In a unanimous decision vacating the district court's judgment, the U.S. Supreme Court recently held that a pre-class-certification stipulation that the amount in controversy was under $5 million could only bind the named plaintiff but not the proposed class members.
In so doing, the Court ruled that, because the plaintiff's stipulation could not legally bind the absent members of the proposed class prior to class certification for purposes of federal jurisdiction under the Class Action Fairness Act, the stipulation did not reduce the value of any of the putative member's claims, which, in the aggregate, could exceed CAFA's $5 million jurisdictional threshold.
A copy of the opinion is available at: http://www.supremecourt.gov/opinions/12pdf/11-1450_9olb.pdf.
A plaintiff ("Named Plaintiff") filed a proposed class-action lawsuit in Arkansas state court against an insurance company ("Insurer"), claiming that the Insurer had unlawfully failed to include certain contractor fees with its payments to homeowners who had allegedly suffered losses under their insurance policies. In seeking to certify a class of "possibly thousands" of similarly harmed Arkansas policyholders, Named Plaintiff stated in the complaint that the "Plaintiff and Class stipulate they will seek to recover total aggregate damages of less than five million dollars."
Insurer removed the case to federal district court pursuant to the federal Class Action Fairness Act ("CAFA"), but Named Plaintiff sought remand on grounds that the federal court lacked jurisdiction because of the stipulation that the amount in controversy was under $5 million.
Giving effect to the stipulation as to the proposed class as a whole, the district court determined that, in the absence of the stipulation, the amount in controversy would have exceeded CAFA's $5 million threshold for federal court jurisdiction. Nevertheless, in light of Named Plaintiff's stipulation, the lower court concluded that the amount in controversy fell below CAFA's threshold and thus ordered the case remanded to state court.
Insurer appealed the remand order, but the Eighth Circuit declined to hear the appeal. Accordingly, Insurer petitioned the Supreme Court for a writ of certiorari, which the Supreme Court granted in light of a conflict among the federal circuits.
As you may recall, CAFA confers federal jurisdiction over a civil "class action" if: (1) the class has more than 100 members; (2) the parties are minimally diverse; and, (3) the "matter in controversy exceeds the sum or value of $5,000,0000." 28 U.S.C. §§1332(d)(2), (5)(B).
In addition, CAFA includes as "class members" those "persons (named or unnamed) who fall within the definition of the proposed or certified class" and provides that to "determine whether the matter in controversy" exceeds $5 million, "the claims of the individual class members shall be aggregated" Id. §1332(d)(1)(D),(6).
Noting that CAFA essentially instructs the federal district court to determine whether it has jurisdiction by adding up the value of the claim of each person who falls within the proposed class, and to determine whether the resulting sum exceeds the $5 million CAFA jurisdictional requirement, the Supreme Court observed that the district court's conclusion that it lacked jurisdiction in this case was based solely on Named Plaintiff's stipulation as to the amount in controversy.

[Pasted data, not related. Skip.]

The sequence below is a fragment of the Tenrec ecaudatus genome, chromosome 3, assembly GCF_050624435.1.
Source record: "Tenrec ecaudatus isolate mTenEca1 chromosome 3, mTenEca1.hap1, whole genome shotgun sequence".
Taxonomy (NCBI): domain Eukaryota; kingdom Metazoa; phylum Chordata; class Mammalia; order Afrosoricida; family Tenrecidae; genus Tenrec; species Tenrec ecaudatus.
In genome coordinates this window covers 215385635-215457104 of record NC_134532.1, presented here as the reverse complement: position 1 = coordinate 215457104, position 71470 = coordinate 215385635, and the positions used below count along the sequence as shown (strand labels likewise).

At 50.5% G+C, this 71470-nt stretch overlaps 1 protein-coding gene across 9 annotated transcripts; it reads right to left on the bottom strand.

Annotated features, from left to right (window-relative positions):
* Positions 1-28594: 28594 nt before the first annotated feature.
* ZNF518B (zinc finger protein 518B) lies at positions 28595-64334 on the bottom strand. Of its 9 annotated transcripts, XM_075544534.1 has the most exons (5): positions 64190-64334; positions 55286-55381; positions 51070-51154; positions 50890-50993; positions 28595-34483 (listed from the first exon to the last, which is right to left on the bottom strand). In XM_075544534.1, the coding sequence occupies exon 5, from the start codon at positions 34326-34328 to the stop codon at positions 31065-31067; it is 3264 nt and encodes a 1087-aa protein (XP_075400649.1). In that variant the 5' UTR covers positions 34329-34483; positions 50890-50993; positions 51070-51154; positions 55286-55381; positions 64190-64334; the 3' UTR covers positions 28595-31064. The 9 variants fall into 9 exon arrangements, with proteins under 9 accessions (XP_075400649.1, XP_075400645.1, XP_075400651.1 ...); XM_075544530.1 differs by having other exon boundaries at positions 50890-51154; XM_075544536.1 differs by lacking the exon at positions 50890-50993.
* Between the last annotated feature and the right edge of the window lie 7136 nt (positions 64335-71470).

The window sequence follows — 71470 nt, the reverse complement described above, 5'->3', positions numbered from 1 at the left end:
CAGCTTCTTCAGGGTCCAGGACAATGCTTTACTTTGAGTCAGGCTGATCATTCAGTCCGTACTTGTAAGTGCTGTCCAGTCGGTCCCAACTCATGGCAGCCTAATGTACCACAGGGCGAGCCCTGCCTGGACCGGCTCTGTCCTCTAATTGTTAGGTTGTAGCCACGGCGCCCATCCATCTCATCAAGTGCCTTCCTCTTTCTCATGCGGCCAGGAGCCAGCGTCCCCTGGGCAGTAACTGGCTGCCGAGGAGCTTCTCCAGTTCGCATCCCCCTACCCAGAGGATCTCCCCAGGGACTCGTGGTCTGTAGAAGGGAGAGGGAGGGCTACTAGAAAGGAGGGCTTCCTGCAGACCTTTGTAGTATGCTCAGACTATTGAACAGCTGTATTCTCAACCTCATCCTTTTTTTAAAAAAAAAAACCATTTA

Disagreeing with the district court, the Supreme Court concluded that the stipulation in this case was of no effect as to the proposed class members, because the stipulation simply was not binding as to them. Specifically, referencing a treatise on evidence and a number of its prior opinions, the Court explained that a stipulation, being binding and conclusive, requires an "express waiver" by a party and that, as of the time the case was filed in state court, Named Plaintiff lacked the authority to concede the amount-in-controversy issue for the absent proposed class members prior to class certification. See, e.g., Smith v. Bayer Corp., 564 U.S. ___, ___(2011)(ruling that a plaintiff who files a proposed class action cannot legally bind members of the proposed class before the class is certified and stating, "[n]either a proposed class action nor a rejected class action may bind nonparties")
Accordingly, the Court further explained that, because Named Plaintiff could not legally bind members of the proposed class prior to class certification, Named Plaintiff's stipulation related only to Named Plaintiff himself and that Named Plaintiff could therefore not use the stipulation to reduce the value of the putative class members' claims.
In so ruling, the Supreme Court concluded, contrary to Named Plaintiff's assertion, that the amount to which Named Plaintiff stipulated was in effect contingent. Citing several potential scenarios, the Court noted the possibility that future events could alter the course of this class action lawsuit such that the stipulation might not survive the class certification process. The Court stressed that this potential outcome would not, however, create a "new" case, but would allow for the creation of many "just-below-the-$5-million state-court actions simply by including nonbinding stipulations." This result, the Court observed, would be a clear conflict with CAFA's objective of ensuring "Federal court consideration of interstate cases of national importance." See § 2(b)(2), 119 Stat. 5.
Thus, determining that the district court should have ignored Named Plaintiff's stipulation in aggregating the claims of the proposed class members, the Supreme Court vacated the district court's judgment and remanded the case for further proceedings.
Ralph T. Wutscher
McGinnis Wutscher Beiramee LLP
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